2011 Joh. Jos. Prüm Wehlener Sonnenuhr Riesling Spätlese (Pre-Arrival)

SKU #1107256

From Jancisrobinson.com: "Cask sample. Smoky/reductive...Fine, bright apricot fruit. It is sweet but somehow you hardly notice the sweetness within the harmony of fruit and acidity and minerality. Dense but very light on its feet. Long." (07/2012) Weingut Joh. Jos. Prum was founded in 1911 by Johann Josef Prum and is currently one of nine German wine estates ranked five stars by Gault Millau, which is the European wine world's equivalent to the Michelin guide and International Winery of the Year 2009 and 2010 by Wine & Spirits Magazine. The Wehlener Sonnenuhr is, without question, the most famous of vineyard sites within the Prum Estate and if not all of the Mosel Valley. With its south-southwest exposure, weathered grey slate and ridiculous steepness (up to 70%) it provides an optimal growing climate for Riesling. The wines from here show fantastic depth of stone fruit flavors accompanied by a fine line of minerality and length. The 2011 vintage was marked by perfect springtime weather conditions, a nice, drawn out, somewhat cool summer and lovely fall that allowed for extended hang times and, in turn, excellent ripening. Somewhat similar to the 2007 vintage, the quality in 2011 is fantastic and the wines are abundant. The 2011s will be slightly more accessible earlier on (5-15 years depending on Prädikat), but with their complexity, elegance and fine structure the aging potential is frustratingly fantastic (patience may be required). (Eric Story, K&L)

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Price: $37.99
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- While the rest of the world has often misappropriated the name--Welchriesling, Riesling Italico, Gray Riesling and Emerald Riesling are all names applied to varieties that are NOT Riesling--this exceptional German varietal has managed to maintain its identity. Perhaps its biggest claims to fame are its intoxicating perfume, often described as having honeyed stone fruit, herb, apple and citrus notes, and its incredible longevity - the wines lasting for decades. Aged Rieslings often take on a distinctive and alluring Petrol-like aroma. Within Germany, the grape seems to do best in the warming slate soils of the Mosel-Saar-Ruwer. Other German regions that turn out great Rieslings include Pfalz, Rheingau and Nahe. German Rieslings are made in a range of ripeness levels. The top wines are assigned Pr├Ądikat levels to describe their ripeness at harvest. These are: Kabinett, Sp├Ątlese, Auslese, Beerenauslese, Eiswein and Trockenbeerenauslese. Riesling has also achieved acclaim in France's Alsace, the only region in that country where the grape is officially permitted. Alsatian Rieslings are typically dry and wonderfully aromatic. Austrian Riesling is also steadily gaining praise and fine Riesling is also produced in Italy's Alto-Adige and Friuli, in Slovenia and much of Central and Eastern Europe. In the New World its stronghold is Australia, where it does best in the Eden and Clare Valleys. It is also planted in smaller amounts in New Zealand. In the US, winemakers are eschewing the syrupy sweet versions of the 1970s and 1980s, instead making elegant and balanced wines in both California and Washington State.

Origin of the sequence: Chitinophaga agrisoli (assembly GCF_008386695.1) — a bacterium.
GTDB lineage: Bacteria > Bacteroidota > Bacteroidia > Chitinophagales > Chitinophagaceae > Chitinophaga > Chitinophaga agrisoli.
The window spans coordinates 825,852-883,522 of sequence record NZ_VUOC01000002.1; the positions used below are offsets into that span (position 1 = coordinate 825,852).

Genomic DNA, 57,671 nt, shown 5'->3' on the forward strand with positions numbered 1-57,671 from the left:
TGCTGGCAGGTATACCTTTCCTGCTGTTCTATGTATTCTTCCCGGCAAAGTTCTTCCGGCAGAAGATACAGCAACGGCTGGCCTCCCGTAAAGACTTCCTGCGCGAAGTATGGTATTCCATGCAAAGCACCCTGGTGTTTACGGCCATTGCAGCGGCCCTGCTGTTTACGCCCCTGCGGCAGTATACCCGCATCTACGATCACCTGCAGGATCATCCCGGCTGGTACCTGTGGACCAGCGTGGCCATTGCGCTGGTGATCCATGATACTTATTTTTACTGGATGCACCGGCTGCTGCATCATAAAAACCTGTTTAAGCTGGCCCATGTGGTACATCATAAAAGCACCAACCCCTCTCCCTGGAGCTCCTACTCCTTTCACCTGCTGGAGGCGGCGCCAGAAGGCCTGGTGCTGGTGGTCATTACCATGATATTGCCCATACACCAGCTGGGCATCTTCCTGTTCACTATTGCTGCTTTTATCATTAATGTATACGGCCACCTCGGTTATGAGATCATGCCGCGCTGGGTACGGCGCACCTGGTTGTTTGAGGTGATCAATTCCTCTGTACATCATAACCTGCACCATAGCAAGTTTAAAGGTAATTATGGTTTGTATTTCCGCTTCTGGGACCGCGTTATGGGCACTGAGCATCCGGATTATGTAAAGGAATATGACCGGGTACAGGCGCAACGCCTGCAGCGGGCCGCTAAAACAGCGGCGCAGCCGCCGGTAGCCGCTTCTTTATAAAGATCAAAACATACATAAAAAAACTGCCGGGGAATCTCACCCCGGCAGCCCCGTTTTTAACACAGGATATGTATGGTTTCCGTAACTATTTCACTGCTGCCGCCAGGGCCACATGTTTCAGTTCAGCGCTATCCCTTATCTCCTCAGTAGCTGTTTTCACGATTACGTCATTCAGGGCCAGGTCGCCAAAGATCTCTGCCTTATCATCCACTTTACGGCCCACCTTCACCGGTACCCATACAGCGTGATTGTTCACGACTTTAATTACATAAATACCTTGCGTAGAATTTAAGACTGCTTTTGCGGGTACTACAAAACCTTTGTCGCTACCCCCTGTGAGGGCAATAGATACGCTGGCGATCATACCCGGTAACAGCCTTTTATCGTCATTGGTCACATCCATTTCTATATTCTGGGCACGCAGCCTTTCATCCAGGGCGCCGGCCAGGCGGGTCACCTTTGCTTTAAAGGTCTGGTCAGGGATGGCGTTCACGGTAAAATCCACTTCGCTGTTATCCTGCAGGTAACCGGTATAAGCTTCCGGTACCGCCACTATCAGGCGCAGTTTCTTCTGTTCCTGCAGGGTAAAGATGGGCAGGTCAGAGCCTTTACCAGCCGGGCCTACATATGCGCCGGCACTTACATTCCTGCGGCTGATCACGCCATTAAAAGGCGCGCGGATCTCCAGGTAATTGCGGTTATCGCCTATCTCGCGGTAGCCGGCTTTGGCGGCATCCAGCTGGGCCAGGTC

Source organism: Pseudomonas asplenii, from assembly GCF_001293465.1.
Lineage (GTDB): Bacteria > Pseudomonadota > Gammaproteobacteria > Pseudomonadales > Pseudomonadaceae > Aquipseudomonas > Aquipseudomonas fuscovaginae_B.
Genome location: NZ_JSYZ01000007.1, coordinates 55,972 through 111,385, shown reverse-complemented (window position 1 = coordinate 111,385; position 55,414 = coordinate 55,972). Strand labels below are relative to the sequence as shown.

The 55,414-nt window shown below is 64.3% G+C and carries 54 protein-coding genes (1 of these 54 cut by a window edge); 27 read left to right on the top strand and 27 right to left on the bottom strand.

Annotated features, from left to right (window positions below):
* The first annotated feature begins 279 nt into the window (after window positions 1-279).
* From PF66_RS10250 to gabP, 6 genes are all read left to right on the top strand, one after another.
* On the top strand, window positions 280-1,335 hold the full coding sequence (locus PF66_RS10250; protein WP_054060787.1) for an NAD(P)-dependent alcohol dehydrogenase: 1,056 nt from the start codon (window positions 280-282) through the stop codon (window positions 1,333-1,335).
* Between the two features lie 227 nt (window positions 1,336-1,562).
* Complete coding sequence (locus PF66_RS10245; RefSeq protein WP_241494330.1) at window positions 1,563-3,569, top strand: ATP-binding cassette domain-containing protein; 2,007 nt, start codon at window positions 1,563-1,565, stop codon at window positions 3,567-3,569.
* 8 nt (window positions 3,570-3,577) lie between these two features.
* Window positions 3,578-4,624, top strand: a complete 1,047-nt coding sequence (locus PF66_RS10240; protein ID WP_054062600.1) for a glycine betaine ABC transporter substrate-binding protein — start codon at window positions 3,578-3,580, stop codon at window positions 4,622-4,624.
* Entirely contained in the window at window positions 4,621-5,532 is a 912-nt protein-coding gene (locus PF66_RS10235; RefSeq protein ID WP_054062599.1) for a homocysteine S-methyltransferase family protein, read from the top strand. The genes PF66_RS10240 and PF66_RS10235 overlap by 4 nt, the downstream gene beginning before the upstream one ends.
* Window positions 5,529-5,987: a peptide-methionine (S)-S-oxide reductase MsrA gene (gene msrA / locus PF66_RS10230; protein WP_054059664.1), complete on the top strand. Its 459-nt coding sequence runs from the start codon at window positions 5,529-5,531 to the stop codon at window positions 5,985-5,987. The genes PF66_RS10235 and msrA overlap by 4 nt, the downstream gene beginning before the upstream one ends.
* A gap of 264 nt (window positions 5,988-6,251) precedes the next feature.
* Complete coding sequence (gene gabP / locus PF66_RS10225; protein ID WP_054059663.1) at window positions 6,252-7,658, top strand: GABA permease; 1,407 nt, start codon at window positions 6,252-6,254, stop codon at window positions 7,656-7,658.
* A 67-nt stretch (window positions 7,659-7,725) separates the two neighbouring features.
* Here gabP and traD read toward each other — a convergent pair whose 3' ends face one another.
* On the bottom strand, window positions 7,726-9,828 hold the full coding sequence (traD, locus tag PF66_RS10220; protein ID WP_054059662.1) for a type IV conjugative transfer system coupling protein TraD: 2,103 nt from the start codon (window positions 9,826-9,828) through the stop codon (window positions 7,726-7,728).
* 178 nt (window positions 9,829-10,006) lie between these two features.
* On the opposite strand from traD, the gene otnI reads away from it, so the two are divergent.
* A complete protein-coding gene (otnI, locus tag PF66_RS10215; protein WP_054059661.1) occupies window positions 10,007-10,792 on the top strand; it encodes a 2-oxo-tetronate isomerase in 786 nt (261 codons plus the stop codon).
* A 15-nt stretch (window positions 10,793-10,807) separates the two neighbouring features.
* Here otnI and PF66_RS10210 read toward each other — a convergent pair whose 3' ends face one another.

- Thanks to a recent string of excellent vintages and to the reemergence of Germany onto the international wine writing scene, this is a country that's hot, hot, hot! Germany is divided into 13 wine Region and produces a very wide variety of wine styles, from incredibly high-acid, dry wines to some of the sweetest, most unctuous concoctions on the planet and even a few surprisingly hearty reds. Most of the highest-quality wines are grown on steep banks along the rivers in these Region. Small vineyards are still mostly hand tended and picked, due to the difficult nature of mechanization on these slopes. White wine production accounts for nearly 80% of the total with Riesling being the most important varietal, though Muller-Thurgau is still more widely planted. Click for a list of bestselling items from Germany.